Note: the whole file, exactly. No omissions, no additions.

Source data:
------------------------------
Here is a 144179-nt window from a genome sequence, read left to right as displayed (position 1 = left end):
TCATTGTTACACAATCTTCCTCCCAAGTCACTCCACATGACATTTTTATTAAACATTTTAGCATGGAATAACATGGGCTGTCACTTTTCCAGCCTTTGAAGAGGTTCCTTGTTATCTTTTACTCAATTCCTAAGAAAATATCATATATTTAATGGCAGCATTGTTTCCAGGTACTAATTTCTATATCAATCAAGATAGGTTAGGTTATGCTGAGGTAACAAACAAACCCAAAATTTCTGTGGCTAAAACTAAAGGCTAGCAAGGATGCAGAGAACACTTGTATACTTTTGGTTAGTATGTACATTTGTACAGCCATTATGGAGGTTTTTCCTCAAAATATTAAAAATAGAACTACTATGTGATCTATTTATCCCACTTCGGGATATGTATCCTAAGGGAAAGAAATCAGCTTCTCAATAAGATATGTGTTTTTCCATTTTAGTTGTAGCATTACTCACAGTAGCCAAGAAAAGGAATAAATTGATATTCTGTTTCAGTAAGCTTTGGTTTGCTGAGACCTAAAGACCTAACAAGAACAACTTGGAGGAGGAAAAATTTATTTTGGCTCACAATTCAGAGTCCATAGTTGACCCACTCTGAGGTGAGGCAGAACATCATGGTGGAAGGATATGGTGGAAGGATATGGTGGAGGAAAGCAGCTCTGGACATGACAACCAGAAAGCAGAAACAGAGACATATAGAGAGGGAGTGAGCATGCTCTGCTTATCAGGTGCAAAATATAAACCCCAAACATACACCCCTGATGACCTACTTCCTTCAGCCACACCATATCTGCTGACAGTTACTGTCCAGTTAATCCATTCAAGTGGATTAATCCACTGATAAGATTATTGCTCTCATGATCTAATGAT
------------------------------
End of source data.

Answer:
Here is a 144179-nt window from a genome sequence, read left to right as displayed (position 1 = left end):
TCATTGTTACACAATCTTCCTCCCAAGTCACTCCACATGACATTTTTATTAAACATTTTAGCATGGAATAACATGGGCTGTCACTTTTCCAGCCTTTGAAGAGGTTCCTTGTTATCTTTTACTCAATTCCTAAGAAAATATCATATATTTAATGGCAGCATTGTTTCCAGGTACTAATTTCTATATCAATCAAGATAGGTTAGGTTATGCTGAGGTAACAAACAAACCCAAAATTTCTGTGGCTAAAACTAAAGGCTAGCAAGGATGCAGAGAACACTTGTATACTTTTGGTTAGTATGTACATTTGTACAGCCATTATGGAGGTTTTTCCTCAAAATATTAAAAATAGAACTACTATGTGATCTATTTATCCCACTTCGGGATATGTATCCTAAGGGAAAGAAATCAGCTTCTCAATAAGATATGTGTTTTTCCATTTTAGTTGTAGCATTACTCACAGTAGCCAAGAAAAGGAATAAATTGATATTCTGTTTCAGTAAGCTTTGGTTTGCTGAGACCTAAAGACCTAACAAGAACAACTTGGAGGAGGAAAAATTTATTTTGGCTCACAATTCAGAGTCCATAGTTGACCCACTCTGAGGTGAGGCAGAACATCATGGTGGAAGGATATGGTGGAAGGATATGGTGGAGGAAAGCAGCTCTGGACATGACAACCAGAAAGCAGAAACAGAGACATATAGAGAGGGAGTGAGCATGCTCTGCTTATCAGGTGCAAAATATAAACCCCAAACATACACCCCTGATGACCTACTTCCTTCAGCCACACCATATCTGCTGACAGTTACTGTCCAGTTAATCCATTCAAGTGGATTAATCCACTGATAAGATTATTGCTCTCATGATCTAATGAT